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Books of the Year

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2017 Books of the Year: award nominees share their picks

Some of this year’s Canadian award nominees share their favourite books of the year.

 

The Reconciliation Manifesto: Recovering the Land, Rebuilding the Economy
Arthur Manuel and Grand Chief Ronald Derrickson
Lorimer
Reconciliation is becoming a buzzword with little meaning, but the fight for Indigenous self-determination goes on. This may be the most important book on Indigenous self-determination ever written: concise, methodical, and accessible for all readers. –Carleigh Baker, Rogers Writers’ Trust Fiction Prize finalist for Bad Endings

 

Son of a Trickster
Eden Robinson
Knopf Canada
I chose Eden Robinson’s Son of a Trickster because (full disclosure) I love Eden as a human: her infectious laugh, her spirit, and her love of family, which I share. But back to the book. It has it all: tragedy, gore, humour, life, magic, and horror. All in a very accessible and readable story. I just loved it and I am so very glad to see it getting the recognition and accolades that it deserves. –Ivan Coyote, Hilary Weston Writers’ Trust Prize for Nonfiction finalist for Tomboy Survival Guide

 

Arrival: The Story of CanLit
Nick Mount
House of Anansi Press
Nick Mount’s Arrival is an exhaustive account of the development of what we (now sort of cringingly) call CanLit. Even from its very beginnings, literary production in Canada has always been strange, inventive, and trail-blazing. Canadian authors of all backgrounds and interests have been playing with what “CanLit” means from the very beginning, and the disparate energies that brought poets, novelists, playwrights, and short-story writers together in the 1960s has blown up into a era of CanLit, CouldLit, and WillLit. –Michael Redhill, Scotiabank Giller Prize winner for Bellevue Square

 

When We Were Alone
David A. Robertson; Julie Flett, ill.
Portage and Main Press
This gentle story is rare air. It speaks to the residential school legacy in the most tender-fierce way. There is alchemy and resistance and – buoying all – the magic of Julie Flett’s deeply soulful art. –Kyo Maclear, Weston prize finalist for Birds Art Life

 

The Lonely Hearts Hotel
Heather O’Neill
HarperCollins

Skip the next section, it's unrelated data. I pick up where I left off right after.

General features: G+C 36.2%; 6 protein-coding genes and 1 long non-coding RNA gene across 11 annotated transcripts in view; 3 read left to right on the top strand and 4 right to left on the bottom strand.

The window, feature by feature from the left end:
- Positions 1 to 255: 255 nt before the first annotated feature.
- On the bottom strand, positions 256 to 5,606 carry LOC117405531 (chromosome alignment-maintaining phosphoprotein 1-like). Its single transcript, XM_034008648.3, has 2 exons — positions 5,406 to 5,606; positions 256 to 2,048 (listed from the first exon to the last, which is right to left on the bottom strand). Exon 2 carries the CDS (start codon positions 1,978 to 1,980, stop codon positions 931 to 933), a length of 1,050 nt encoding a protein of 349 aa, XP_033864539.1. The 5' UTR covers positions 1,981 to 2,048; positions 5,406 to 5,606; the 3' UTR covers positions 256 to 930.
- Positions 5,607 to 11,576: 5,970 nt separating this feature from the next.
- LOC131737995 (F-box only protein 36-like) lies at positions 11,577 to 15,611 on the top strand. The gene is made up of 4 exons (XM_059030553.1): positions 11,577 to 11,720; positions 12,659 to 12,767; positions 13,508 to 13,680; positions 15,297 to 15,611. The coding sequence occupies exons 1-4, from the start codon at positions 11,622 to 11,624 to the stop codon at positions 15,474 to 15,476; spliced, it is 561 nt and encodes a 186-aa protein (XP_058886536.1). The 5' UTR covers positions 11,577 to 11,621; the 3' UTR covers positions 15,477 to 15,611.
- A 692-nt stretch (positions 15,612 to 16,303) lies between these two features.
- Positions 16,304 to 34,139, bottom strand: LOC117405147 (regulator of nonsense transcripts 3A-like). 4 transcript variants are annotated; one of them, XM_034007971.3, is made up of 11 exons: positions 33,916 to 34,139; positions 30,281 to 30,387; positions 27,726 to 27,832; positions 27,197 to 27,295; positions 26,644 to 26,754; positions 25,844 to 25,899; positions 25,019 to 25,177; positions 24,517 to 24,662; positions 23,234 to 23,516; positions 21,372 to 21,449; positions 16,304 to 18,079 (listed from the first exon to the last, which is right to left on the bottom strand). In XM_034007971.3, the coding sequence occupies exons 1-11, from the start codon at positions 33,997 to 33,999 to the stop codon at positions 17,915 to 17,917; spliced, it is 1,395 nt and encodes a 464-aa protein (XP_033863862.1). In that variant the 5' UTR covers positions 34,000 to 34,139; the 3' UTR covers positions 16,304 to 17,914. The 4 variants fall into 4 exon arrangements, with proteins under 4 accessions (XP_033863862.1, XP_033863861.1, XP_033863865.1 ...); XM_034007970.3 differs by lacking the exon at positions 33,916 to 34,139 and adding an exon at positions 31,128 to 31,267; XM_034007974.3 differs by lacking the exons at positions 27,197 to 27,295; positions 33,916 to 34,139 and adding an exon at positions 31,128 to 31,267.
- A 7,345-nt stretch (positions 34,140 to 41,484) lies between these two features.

Reading this novel is like watching a back handspring that turns into a twisting layout back flip. It’s about two kids who have a hard start in a Montreal orphanage, and O’Neill fills them with love, despair, and hope. The end is especially satisfying – she sticks the landing. –Claire Cameron, Writers’ Trust Fiction Prize finalist for The Last Neanderthal

 

The Marrow Thieves
Cherie Dimaline
Dancing Cat Books
Cherie Dimaline places Inuit, Métis, and First Nations people at the centre of a chilling dystopian narrative, one in which they are dreamers, survivors, and saviours, but also, cruelly, resources to be recruited, exploited, and harvested by those in power. –David Demchuk, Giller Prize longist for The Bone Mother

 

The Handover: How Bigwigs and Bureaucrats Transferred Canada’s Best Publisher and the Best Part of Our Literary Heritage to a Foreign Multinational
Elaine Dewar
Biblioasis
The revelations about how book publishing in Canada works, and its ties to government, shocked and dismayed me. I felt a good deal wiser by the time I finished this book. Elaine Dewar has the tenacity and belief in her work that takes her about as far as a writer can go in pursuing her specific interests. She writes in lucid, graceful prose. I am filled with admiration. –Sharon Butala, Governor General’s Literary Award for non-fiction finalist for Where I Live Now: A Journey through Love and Loss to Healing and Hope

 

This Accident of Being Lost
Leanne Betasamosake Simpson
House of Anansi Press
A beautiful fistfight of a book, honest and fearless and funny as hell. One of the most moving meditations I’ve read in years on the overwhelming fullness and emptiness of love. –Omar El Akkad, Writers’ Trust Fiction Prize finalist for American War

It’s funny, it pushes limits, it is escapist in short bursts and many of her passages leave me wanting more. –Tanya Talaga, Weston Prize finalist for Seven Fallen Feathers: Racism, Death, and Hard Truths in a Northern City

 

I Am a Truck
Michelle Winters
Invisible Publishing
Funny, whimsical, and sad. –Ed O’Loughlin, Giller Prize finalist for Minds of Winter

 

The Doll’s Alphabet
Camilla Grudova
Coach House Books
Grudova’s story collection contains such translucent prose, allowing readers a glimpse of the puppeteering, the craft, and the magic-making behind the curtain, even while it holds us rapt in the worlds and stories she creates. Her writing is polished, promising, and the best kind of weird. –Katia Grubisic, Governor General’s Literary Award finalist for French-to-English translation for Brothers (by David Clerson)